URL of this page: https://medlineplus.gov/lab-tests/adrenocorticotropic-hormone-acth/

Adrenocorticotropic Hormone (ACTH)

What is an adrenocorticotropic hormone (ACTH) test?

This test measures the level of adrenocorticotropic hormone (ACTH) in the blood. ACTH is a hormone made by the pituitary gland, a small gland at the base of the brain. ACTH controls the production of another hormone called cortisol. Cortisol is made by the adrenal glands, two small glands located above the kidneys. Cortisol plays an important role in helping you to:

  • Respond to stress
  • Fight infection
  • Regulate blood sugar
  • Maintain blood pressure
  • Regulate metabolism, the process of how your body uses food and energy

Too much or too little cortisol can cause serious health problems.

Other names: Adrenocorticotropic hormone blood test, corticotropin

What is it used for?

An ACTH test is often done along with a cortisol test to diagnose disorders of the pituitary or adrenal glands. These include:

  • Cushing's syndrome, a disorder in which the adrenal gland makes too much cortisol. It may be caused by a tumor in the pituitary gland or the use of steroid medicines. Steroids are used to treat inflammation, but can have side effects that effect cortisol levels.
  • Cushing's disease, a form of Cushing's syndrome. In this disorder, the pituitary gland makes too much ACTH. It is usually caused by a noncancerous tumor of the pituitary gland.
  • Addison disease, a condition in which the adrenal gland doesn't make enough cortisol.
  • Hypopituitarism, a disorder in which the pituitary gland does not make enough of some or all of its hormones.

Why do I need an ACTH test?

You may need this test if you have symptoms of too much or too little cortisol.

Symptoms of too much cortisol include:

  • Weight gain
  • Buildup of fat in the shoulders
  • Pink or purple stretch marks (lines) on the abdomen, thighs, and/or breasts
  • Skin that bruises easily
  • Increased body hair
  • Muscle weakness
  • Fatigue
  • Acne

Symptoms of too little cortisol include:

You may also need this test if you have symptoms of hypopituitarism. Symptoms will vary depending on the severity of the disease, but may include the following:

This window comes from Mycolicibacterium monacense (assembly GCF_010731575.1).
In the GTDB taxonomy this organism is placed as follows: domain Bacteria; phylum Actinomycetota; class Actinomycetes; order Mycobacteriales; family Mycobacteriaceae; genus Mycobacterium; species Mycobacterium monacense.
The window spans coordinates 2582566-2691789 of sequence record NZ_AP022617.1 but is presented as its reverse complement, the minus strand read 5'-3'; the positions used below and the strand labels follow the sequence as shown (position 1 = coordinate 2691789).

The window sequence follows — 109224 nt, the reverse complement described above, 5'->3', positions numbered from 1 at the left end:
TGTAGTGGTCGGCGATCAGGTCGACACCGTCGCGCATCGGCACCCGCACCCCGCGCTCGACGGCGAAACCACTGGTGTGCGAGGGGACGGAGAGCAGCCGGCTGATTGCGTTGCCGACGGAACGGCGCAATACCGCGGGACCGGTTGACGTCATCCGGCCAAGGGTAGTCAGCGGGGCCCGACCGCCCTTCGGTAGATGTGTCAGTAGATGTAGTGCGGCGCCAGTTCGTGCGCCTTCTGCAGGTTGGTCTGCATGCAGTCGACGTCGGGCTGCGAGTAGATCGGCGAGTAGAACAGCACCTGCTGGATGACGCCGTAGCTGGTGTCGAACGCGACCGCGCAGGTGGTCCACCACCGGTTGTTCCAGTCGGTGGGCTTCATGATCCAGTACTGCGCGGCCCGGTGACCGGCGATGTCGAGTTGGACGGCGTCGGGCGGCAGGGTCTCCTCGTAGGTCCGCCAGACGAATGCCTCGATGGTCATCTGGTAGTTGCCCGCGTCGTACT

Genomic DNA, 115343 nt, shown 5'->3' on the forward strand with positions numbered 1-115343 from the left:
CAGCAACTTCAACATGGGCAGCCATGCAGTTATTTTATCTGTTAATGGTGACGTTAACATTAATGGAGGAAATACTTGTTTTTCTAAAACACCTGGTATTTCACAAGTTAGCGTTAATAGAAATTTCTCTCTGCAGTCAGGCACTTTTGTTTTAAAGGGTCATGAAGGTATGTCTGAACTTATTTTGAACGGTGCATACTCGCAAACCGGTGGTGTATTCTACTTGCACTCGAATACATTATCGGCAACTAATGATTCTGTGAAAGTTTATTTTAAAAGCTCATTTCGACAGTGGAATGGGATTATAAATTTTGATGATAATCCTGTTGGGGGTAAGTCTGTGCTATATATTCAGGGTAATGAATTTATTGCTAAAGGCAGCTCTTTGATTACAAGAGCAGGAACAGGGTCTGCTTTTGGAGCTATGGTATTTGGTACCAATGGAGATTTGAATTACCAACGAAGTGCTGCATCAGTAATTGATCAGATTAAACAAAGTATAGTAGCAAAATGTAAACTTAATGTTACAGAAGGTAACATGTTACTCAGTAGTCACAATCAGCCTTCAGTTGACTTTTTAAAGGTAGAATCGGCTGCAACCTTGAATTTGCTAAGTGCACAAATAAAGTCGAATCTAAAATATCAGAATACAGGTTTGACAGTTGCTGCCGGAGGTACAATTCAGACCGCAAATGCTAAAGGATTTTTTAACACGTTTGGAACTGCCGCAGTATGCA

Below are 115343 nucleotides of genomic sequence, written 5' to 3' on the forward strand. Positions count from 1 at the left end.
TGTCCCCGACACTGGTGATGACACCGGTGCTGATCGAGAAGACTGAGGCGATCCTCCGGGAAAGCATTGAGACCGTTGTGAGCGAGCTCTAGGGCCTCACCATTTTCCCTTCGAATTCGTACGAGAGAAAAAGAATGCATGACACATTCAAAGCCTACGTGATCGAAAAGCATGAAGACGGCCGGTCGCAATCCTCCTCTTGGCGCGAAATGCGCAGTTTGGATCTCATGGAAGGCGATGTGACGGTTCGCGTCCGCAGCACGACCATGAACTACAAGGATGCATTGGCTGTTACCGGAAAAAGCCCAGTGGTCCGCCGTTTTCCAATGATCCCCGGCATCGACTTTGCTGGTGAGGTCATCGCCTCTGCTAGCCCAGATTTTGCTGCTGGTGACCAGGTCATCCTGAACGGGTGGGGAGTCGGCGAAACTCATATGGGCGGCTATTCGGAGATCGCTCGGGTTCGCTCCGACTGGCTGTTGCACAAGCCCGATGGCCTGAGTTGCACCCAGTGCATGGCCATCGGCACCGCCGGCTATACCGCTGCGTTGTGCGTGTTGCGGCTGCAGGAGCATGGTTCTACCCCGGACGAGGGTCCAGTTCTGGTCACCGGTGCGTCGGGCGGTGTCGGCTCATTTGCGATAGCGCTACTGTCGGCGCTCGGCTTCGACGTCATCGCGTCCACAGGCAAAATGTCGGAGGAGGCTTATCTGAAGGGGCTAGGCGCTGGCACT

• Loss of appetite
  • Irregular menstrual periods and infertility in women
  • Loss of body and facial hair in men
  • Lower sex drive in men and women
  • Sensitivity to cold
  • Urinating more often than usual
  • Fatigue

What happens during an ACTH test?

A health care professional will take a blood sample from a vein in your arm, using a small needle. After the needle is inserted, a small amount of blood will be collected into a test tube or vial. You may feel a little sting when the needle goes in or out. This usually takes less than five minutes.

Will I need to do anything to prepare for the test?

You may need to fast (not eat or drink) overnight before testing. Tests are usually done early in the morning because cortisol levels change throughout the day.

Are there any risks to the test?

There is very little risk to having a blood test. You may have slight pain or bruising at the spot where the needle was put in, but most symptoms go away quickly.

What do the results mean?

Results of an ACTH test are often compared with the results of cortisol tests and may show one of the following:

  • High ACTH and high cortisol levels: This may mean Cushing's disease.
  • Low ACTH and high cortisol levels: This may mean Cushing's syndrome or a tumor of the adrenal gland.
  • High ACTH and low cortisol levels: This may mean Addison disease.
  • Low ACTH and low cortisol levels. This may mean hypopituitarism.

If you have questions about your results, talk to your health care provider.

Is there anything else I need to know about an ACTH test?